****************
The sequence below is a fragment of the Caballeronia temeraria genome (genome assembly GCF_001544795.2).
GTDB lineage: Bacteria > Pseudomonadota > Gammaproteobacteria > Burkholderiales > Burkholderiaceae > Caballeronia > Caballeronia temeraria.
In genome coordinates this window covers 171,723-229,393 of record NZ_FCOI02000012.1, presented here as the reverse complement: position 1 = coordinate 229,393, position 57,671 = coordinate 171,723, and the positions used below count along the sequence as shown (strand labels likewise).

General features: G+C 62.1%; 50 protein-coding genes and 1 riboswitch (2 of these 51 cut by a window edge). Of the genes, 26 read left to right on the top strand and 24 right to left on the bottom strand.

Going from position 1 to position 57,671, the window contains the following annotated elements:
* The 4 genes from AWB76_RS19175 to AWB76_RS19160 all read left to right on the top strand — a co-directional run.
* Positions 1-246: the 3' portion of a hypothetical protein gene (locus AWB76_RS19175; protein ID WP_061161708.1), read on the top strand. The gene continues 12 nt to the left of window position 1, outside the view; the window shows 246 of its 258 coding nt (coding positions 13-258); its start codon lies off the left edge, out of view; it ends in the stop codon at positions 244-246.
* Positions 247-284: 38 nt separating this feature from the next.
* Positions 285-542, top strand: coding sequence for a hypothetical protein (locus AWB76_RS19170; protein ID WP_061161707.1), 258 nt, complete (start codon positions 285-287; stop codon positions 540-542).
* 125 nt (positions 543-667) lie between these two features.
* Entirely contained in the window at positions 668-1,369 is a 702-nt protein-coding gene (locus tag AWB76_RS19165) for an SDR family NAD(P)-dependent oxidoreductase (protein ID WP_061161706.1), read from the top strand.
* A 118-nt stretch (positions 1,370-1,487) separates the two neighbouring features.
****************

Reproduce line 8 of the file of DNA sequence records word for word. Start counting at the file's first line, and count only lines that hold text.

* Positions 247-284: 38 nt separating this feature from the next.